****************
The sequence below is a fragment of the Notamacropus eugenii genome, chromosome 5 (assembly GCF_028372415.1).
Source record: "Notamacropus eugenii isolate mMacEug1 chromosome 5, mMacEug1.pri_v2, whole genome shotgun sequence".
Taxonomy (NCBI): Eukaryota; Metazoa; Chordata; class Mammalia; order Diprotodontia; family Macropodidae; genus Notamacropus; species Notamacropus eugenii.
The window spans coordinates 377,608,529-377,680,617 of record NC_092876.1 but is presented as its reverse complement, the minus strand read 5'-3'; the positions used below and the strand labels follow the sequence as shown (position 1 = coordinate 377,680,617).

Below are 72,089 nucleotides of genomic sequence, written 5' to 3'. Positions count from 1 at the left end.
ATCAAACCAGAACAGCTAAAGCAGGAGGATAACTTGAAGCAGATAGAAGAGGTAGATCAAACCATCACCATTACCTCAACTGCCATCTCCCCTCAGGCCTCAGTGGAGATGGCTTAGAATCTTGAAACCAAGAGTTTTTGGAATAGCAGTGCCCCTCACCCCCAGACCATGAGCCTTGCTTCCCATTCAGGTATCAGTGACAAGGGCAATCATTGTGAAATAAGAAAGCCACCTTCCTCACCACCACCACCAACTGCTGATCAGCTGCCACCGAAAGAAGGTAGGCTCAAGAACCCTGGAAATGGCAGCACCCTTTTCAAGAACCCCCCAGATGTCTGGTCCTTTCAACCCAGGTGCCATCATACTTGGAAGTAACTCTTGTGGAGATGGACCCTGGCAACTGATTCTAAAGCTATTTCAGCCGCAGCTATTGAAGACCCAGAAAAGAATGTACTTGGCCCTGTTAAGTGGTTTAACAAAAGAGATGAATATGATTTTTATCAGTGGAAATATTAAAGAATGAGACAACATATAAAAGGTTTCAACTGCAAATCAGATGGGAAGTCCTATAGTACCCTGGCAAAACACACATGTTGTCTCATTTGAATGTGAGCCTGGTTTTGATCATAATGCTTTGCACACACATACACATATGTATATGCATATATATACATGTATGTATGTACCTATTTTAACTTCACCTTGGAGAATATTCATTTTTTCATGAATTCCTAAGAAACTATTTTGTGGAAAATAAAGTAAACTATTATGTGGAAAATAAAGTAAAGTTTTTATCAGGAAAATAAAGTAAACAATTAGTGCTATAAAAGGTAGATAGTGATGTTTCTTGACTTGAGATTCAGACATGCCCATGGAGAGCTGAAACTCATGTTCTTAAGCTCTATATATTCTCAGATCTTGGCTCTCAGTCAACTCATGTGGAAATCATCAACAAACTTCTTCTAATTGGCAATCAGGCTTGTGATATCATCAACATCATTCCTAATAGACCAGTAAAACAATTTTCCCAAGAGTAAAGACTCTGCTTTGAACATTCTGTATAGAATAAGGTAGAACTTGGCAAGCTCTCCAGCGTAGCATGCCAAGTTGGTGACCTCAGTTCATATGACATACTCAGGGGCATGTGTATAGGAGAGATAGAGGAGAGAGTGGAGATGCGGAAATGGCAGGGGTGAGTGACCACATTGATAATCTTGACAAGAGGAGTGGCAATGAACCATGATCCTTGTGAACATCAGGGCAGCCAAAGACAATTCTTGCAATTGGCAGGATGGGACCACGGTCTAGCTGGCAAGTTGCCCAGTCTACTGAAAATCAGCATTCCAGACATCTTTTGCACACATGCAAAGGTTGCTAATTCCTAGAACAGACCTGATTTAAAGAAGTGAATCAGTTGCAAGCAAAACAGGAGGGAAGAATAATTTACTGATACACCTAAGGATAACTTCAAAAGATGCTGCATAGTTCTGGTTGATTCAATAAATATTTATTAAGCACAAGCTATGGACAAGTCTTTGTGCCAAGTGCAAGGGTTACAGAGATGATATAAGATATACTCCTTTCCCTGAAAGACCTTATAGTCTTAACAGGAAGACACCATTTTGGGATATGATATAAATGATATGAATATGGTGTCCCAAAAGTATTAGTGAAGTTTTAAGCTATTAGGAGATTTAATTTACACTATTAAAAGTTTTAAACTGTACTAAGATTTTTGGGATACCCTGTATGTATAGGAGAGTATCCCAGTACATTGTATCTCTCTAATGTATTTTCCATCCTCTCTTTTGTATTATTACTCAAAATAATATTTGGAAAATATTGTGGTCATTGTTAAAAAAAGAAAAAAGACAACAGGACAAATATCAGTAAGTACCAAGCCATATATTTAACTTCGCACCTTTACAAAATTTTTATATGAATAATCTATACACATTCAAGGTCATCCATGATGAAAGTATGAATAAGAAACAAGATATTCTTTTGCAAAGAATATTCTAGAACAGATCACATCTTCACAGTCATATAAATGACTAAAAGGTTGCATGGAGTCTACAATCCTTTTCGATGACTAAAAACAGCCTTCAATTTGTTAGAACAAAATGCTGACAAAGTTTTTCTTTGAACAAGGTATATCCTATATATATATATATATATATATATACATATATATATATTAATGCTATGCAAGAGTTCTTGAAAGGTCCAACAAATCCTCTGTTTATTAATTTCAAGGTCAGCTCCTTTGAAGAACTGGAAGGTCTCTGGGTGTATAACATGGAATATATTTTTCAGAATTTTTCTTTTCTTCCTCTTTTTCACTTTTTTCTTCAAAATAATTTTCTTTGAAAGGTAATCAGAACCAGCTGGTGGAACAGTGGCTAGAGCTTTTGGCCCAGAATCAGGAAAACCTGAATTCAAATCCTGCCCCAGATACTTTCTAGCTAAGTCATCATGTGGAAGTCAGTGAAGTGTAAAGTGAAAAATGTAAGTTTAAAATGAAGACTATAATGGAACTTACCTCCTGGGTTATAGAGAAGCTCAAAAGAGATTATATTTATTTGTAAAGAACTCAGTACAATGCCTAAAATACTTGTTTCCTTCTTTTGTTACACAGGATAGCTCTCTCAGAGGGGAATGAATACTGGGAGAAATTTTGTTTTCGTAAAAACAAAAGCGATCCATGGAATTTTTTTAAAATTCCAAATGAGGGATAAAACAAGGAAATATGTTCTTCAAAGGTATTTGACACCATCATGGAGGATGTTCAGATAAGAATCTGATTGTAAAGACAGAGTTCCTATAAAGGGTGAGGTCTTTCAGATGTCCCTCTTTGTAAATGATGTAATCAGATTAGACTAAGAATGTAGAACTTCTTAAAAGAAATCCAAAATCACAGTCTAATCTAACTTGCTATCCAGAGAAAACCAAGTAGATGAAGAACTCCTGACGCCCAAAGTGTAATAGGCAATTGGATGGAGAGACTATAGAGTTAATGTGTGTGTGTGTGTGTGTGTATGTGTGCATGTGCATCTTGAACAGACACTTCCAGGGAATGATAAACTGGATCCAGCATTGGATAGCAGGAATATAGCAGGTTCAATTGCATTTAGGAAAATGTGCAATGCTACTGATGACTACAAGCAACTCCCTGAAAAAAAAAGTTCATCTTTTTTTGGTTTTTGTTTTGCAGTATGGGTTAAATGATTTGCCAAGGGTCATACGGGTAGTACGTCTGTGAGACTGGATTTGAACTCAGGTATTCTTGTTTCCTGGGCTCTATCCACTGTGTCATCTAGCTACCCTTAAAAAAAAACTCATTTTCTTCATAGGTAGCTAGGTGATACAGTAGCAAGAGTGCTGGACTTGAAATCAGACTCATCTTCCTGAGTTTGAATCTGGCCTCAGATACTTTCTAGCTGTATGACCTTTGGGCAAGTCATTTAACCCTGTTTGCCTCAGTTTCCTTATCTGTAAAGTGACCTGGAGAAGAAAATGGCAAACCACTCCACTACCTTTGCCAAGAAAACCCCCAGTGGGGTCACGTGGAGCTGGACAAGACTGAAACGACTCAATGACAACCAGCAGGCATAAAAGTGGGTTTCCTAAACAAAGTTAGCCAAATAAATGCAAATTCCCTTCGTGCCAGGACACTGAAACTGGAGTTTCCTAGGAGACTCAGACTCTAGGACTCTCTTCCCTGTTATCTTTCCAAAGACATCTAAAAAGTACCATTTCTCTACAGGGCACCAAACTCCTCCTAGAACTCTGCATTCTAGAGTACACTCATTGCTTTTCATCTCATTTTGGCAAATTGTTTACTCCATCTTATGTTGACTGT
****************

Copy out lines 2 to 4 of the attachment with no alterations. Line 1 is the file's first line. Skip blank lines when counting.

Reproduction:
Source record: "Notamacropus eugenii isolate mMacEug1 chromosome 5, mMacEug1.pri_v2, whole genome shotgun sequence".
Taxonomy (NCBI): Eukaryota; Metazoa; Chordata; class Mammalia; order Diprotodontia; family Macropodidae; genus Notamacropus; species Notamacropus eugenii.
The window spans coordinates 377,608,529-377,680,617 of record NC_092876.1 but is presented as its reverse complement, the minus strand read 5'-3'; the positions used below and the strand labels follow the sequence as shown (position 1 = coordinate 377,680,617).